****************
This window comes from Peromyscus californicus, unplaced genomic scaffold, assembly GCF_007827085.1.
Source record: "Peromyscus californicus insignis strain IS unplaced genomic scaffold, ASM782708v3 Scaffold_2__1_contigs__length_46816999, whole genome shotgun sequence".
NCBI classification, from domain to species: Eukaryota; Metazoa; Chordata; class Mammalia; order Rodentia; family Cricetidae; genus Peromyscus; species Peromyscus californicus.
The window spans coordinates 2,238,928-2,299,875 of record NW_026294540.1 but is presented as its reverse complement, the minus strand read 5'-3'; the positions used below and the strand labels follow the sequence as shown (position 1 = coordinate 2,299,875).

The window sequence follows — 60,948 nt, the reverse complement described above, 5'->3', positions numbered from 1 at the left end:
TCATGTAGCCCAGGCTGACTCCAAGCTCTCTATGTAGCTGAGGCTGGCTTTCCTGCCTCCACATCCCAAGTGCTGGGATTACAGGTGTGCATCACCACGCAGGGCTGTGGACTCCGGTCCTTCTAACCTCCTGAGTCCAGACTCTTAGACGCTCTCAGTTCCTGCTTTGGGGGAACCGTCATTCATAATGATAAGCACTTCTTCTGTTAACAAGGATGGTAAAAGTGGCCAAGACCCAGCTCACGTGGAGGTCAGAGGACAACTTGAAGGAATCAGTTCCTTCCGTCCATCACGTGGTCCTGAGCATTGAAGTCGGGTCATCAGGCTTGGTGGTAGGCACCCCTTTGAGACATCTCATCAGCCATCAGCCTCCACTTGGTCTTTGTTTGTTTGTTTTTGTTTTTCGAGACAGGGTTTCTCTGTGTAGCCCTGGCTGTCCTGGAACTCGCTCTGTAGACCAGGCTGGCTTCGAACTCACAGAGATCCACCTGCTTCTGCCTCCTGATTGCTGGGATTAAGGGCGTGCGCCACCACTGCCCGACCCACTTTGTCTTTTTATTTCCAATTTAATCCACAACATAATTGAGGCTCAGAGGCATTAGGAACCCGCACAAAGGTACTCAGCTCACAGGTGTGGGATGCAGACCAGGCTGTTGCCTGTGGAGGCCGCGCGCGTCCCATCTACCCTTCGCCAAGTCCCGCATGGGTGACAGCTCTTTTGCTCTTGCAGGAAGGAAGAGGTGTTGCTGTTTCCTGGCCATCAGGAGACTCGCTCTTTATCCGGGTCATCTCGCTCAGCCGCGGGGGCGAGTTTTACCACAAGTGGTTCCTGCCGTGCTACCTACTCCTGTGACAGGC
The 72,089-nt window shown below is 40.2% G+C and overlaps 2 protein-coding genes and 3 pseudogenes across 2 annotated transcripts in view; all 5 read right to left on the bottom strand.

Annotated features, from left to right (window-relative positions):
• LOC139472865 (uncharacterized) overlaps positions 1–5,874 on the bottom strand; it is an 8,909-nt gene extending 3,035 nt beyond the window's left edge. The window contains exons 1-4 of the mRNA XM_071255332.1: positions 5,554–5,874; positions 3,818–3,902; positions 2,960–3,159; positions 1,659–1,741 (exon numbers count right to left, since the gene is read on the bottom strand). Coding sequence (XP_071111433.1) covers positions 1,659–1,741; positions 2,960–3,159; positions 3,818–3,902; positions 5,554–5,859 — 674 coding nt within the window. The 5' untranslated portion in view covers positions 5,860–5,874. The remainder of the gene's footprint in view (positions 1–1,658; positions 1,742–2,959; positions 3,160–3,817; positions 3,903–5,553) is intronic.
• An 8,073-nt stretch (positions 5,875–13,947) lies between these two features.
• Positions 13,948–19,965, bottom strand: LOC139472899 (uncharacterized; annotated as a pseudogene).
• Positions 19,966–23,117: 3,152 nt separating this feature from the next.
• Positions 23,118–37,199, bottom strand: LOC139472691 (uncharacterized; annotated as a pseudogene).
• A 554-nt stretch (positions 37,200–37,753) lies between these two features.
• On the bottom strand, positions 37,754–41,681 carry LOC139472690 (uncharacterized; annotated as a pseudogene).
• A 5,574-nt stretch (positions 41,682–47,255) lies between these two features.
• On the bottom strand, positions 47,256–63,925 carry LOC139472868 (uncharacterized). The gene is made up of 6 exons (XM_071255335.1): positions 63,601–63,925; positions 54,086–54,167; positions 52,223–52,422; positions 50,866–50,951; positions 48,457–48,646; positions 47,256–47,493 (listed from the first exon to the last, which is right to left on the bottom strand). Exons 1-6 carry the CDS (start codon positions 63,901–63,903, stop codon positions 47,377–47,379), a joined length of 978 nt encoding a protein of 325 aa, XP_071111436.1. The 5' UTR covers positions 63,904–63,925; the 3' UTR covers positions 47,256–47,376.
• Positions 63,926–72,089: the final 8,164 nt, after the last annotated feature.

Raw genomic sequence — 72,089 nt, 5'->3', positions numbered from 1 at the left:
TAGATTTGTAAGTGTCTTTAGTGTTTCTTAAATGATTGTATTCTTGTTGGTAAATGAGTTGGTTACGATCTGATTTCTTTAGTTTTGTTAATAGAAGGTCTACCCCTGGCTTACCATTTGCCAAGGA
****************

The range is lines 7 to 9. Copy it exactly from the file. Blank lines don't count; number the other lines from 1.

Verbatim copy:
The 72,089-nt window shown below is 40.2% G+C and overlaps 2 protein-coding genes and 3 pseudogenes across 2 annotated transcripts in view; all 5 read right to left on the bottom strand.

Annotated features, from left to right (window-relative positions):
• LOC139472865 (uncharacterized) overlaps positions 1–5,874 on the bottom strand; it is an 8,909-nt gene extending 3,035 nt beyond the window's left edge. The window contains exons 1-4 of the mRNA XM_071255332.1: positions 5,554–5,874; positions 3,818–3,902; positions 2,960–3,159; positions 1,659–1,741 (exon numbers count right to left, since the gene is read on the bottom strand). Coding sequence (XP_071111433.1) covers positions 1,659–1,741; positions 2,960–3,159; positions 3,818–3,902; positions 5,554–5,859 — 674 coding nt within the window. The 5' untranslated portion in view covers positions 5,860–5,874. The remainder of the gene's footprint in view (positions 1–1,658; positions 1,742–2,959; positions 3,160–3,817; positions 3,903–5,553) is intronic.